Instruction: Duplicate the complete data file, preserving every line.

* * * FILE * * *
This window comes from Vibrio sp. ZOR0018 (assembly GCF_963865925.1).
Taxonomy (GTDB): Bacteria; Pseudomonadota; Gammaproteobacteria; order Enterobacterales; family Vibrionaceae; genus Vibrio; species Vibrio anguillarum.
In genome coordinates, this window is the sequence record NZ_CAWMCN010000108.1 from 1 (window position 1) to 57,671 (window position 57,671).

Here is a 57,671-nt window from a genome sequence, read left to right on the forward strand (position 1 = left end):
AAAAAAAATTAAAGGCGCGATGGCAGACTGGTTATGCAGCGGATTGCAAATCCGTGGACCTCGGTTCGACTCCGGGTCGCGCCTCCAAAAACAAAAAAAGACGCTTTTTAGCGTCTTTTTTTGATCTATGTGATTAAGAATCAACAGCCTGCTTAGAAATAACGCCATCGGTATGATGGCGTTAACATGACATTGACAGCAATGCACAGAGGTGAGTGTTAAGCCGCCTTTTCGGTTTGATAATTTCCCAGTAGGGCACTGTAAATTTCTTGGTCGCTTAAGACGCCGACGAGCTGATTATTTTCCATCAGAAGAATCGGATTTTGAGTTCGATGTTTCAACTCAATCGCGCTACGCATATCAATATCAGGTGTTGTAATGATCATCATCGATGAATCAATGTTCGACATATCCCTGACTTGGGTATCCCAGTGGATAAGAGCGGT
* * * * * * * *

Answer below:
This window comes from Vibrio sp. ZOR0018 (assembly GCF_963865925.1).
Taxonomy (GTDB): Bacteria; Pseudomonadota; Gammaproteobacteria; order Enterobacterales; family Vibrionaceae; genus Vibrio; species Vibrio anguillarum.
In genome coordinates, this window is the sequence record NZ_CAWMCN010000108.1 from 1 (window position 1) to 57,671 (window position 57,671).

Here is a 57,671-nt window from a genome sequence, read left to right on the forward strand (position 1 = left end):
AAAAAAAATTAAAGGCGCGATGGCAGACTGGTTATGCAGCGGATTGCAAATCCGTGGACCTCGGTTCGACTCCGGGTCGCGCCTCCAAAAACAAAAAAAGACGCTTTTTAGCGTCTTTTTTTGATCTATGTGATTAAGAATCAACAGCCTGCTTAGAAATAACGCCATCGGTATGATGGCGTTAACATGACATTGACAGCAATGCACAGAGGTGAGTGTTAAGCCGCCTTTTCGGTTTGATAATTTCCCAGTAGGGCACTGTAAATTTCTTGGTCGCTTAAGACGCCGACGAGCTGATTATTTTCCATCAGAAGAATCGGATTTTGAGTTCGATGTTTCAACTCAATCGCGCTACGCATATCAATATCAGGTGTTGTAATGATCATCATCGATGAATCAATGTTCGACATATCCCTGACTTGGGTATCCCAGTGGATAAGAGCGGT